I turn back to my scything, where we can leave me working the next hundred feet or so of weeds along the shoreline with the ducks and geese eyeing me warily while we set up the next and more interesting encounter of this dawn’s light.

I believe I also mentioned in my autobiographical posts that I have been stuck between town and gown my whole life here.  As a boy, I was a Mainiac, born right here in Damariscotta and raised right here on this ‘farm’.  My parents, however, were ‘summer people’ who had graduated to ‘from away’ when they moved here in ‘49.  Long story short, I never felt at one with the native kids with whom I went to school in the winter, but nor did I feel much kinship (nor they with me) for the kids from Darien and Scarsdale and Wellesley who came in for the summer, with whom I did sailing lessons and scampered among the granite boulders while the adults with drawling  upper crust New England accents held evening shoreside boozy picnics.  I was a half-caste in both groups, and learned to enjoy my own company.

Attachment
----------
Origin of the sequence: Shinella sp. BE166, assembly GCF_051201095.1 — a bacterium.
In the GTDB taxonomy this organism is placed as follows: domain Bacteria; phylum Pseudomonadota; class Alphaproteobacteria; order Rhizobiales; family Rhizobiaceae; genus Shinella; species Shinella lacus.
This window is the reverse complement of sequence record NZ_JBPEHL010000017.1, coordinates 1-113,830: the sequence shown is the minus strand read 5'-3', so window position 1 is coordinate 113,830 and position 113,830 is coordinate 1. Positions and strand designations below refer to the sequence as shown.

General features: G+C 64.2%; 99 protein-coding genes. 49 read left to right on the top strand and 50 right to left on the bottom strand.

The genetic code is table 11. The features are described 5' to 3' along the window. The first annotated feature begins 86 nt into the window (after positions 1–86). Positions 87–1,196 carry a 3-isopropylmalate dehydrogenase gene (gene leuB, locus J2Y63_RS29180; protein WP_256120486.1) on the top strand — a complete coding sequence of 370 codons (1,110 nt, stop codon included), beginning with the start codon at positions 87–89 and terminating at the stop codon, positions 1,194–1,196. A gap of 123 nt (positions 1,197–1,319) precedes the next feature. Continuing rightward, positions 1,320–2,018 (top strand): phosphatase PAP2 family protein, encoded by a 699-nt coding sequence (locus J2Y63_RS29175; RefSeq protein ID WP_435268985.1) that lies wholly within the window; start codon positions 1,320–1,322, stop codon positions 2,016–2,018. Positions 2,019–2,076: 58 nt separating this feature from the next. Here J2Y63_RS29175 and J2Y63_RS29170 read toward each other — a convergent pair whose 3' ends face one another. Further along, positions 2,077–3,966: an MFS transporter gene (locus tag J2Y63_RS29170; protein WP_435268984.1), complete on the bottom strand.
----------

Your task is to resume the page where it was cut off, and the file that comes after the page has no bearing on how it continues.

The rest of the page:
I have great sympathy with the locals – almost all of the shore property has been bought up by these out-of-staters, so that only 20 miles of the entire 2000 miles of Maine coast is accessible by commercial fishermen, and few locals can afford the kind of access that these Boston bankers can easily buy to occupy only one or two months a year.  In order to have a chance at buying this farm from my family, I have had to live away from here to make my fortune before returning, and still board planes regularly to keep me in funds.  So my cultural sensibilities are of the over-educated foreigner, but my political leanings are with the locals who wrest their living from the river – and thus our wharf is available to local lobstermen and aquaculturists as well as yachts.